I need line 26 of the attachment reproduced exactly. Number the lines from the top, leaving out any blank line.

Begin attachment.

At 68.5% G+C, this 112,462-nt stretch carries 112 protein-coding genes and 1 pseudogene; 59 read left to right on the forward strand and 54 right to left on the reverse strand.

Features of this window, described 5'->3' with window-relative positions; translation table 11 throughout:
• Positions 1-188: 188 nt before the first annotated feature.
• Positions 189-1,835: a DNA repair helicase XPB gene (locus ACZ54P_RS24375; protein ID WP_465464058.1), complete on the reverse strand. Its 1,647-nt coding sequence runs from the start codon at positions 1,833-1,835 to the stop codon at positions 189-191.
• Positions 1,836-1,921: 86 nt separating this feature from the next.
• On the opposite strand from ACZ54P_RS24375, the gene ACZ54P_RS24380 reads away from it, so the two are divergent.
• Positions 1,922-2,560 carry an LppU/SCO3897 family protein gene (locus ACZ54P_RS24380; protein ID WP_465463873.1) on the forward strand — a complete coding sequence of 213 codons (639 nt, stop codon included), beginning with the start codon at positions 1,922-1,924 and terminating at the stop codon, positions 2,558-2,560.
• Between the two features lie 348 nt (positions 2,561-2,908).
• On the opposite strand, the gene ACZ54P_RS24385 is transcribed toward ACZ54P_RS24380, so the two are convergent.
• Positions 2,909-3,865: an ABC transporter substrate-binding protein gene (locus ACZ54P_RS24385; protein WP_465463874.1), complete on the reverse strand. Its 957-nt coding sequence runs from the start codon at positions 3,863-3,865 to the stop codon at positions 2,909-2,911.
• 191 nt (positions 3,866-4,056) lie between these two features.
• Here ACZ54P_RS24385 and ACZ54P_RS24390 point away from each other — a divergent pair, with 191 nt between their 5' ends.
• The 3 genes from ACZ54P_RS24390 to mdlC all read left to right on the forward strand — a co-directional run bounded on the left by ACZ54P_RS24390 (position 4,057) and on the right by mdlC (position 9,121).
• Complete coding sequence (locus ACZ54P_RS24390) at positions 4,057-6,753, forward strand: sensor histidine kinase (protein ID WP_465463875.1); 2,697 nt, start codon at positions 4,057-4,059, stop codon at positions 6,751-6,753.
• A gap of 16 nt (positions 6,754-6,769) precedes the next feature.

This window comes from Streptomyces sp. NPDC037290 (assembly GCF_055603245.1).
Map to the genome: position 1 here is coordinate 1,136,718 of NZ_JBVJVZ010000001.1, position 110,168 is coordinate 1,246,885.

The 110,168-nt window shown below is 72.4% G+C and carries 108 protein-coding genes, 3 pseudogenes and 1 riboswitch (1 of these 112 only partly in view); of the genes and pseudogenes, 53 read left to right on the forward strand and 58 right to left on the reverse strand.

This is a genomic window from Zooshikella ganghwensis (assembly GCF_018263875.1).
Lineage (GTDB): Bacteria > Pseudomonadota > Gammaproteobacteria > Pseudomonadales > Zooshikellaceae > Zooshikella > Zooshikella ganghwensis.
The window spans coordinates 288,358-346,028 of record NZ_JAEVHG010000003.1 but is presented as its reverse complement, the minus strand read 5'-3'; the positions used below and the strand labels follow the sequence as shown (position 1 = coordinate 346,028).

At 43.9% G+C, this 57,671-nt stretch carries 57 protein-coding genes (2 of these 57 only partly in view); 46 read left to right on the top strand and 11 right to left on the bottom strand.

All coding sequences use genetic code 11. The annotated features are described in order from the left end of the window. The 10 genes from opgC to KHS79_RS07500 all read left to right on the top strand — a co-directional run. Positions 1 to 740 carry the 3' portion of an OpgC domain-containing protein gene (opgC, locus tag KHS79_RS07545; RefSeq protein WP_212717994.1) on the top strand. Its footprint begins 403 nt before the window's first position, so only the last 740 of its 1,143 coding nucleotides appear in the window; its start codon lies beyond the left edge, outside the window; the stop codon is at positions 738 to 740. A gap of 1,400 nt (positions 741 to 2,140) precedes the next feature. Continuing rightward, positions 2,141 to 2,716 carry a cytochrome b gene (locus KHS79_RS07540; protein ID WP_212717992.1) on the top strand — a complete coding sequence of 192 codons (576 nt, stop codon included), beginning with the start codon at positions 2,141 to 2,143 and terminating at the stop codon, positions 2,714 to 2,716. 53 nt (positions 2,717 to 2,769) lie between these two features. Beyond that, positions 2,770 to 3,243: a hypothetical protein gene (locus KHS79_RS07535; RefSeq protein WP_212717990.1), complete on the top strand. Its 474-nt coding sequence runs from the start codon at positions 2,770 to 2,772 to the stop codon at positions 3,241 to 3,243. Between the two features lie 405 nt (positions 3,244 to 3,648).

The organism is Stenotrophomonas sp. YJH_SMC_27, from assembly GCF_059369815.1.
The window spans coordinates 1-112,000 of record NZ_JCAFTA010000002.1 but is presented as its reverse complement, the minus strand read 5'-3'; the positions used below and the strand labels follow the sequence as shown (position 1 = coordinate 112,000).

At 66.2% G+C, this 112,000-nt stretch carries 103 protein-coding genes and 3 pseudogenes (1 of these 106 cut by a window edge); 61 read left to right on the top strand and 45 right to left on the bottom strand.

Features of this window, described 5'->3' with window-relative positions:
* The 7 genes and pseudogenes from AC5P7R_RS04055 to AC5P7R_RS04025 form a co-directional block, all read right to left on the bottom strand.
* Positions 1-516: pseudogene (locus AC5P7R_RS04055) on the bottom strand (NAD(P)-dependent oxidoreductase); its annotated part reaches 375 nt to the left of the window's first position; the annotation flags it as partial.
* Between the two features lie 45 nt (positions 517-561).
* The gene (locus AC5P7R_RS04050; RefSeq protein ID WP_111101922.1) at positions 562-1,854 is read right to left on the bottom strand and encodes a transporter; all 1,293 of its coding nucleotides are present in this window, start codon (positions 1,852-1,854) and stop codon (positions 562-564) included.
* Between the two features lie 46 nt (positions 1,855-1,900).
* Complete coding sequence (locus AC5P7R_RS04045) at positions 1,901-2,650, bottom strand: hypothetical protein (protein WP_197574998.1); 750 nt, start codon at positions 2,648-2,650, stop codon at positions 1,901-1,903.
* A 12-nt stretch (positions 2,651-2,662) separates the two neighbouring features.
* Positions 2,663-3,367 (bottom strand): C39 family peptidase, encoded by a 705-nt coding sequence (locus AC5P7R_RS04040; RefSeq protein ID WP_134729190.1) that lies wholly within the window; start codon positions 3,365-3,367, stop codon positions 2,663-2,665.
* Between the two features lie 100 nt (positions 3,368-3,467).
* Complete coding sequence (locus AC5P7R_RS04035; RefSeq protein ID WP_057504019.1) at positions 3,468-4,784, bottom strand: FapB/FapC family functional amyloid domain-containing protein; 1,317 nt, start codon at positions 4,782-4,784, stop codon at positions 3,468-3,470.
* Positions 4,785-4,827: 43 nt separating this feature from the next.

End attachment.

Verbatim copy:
At 66.2% G+C, this 112,000-nt stretch carries 103 protein-coding genes and 3 pseudogenes (1 of these 106 cut by a window edge); 61 read left to right on the top strand and 45 right to left on the bottom strand.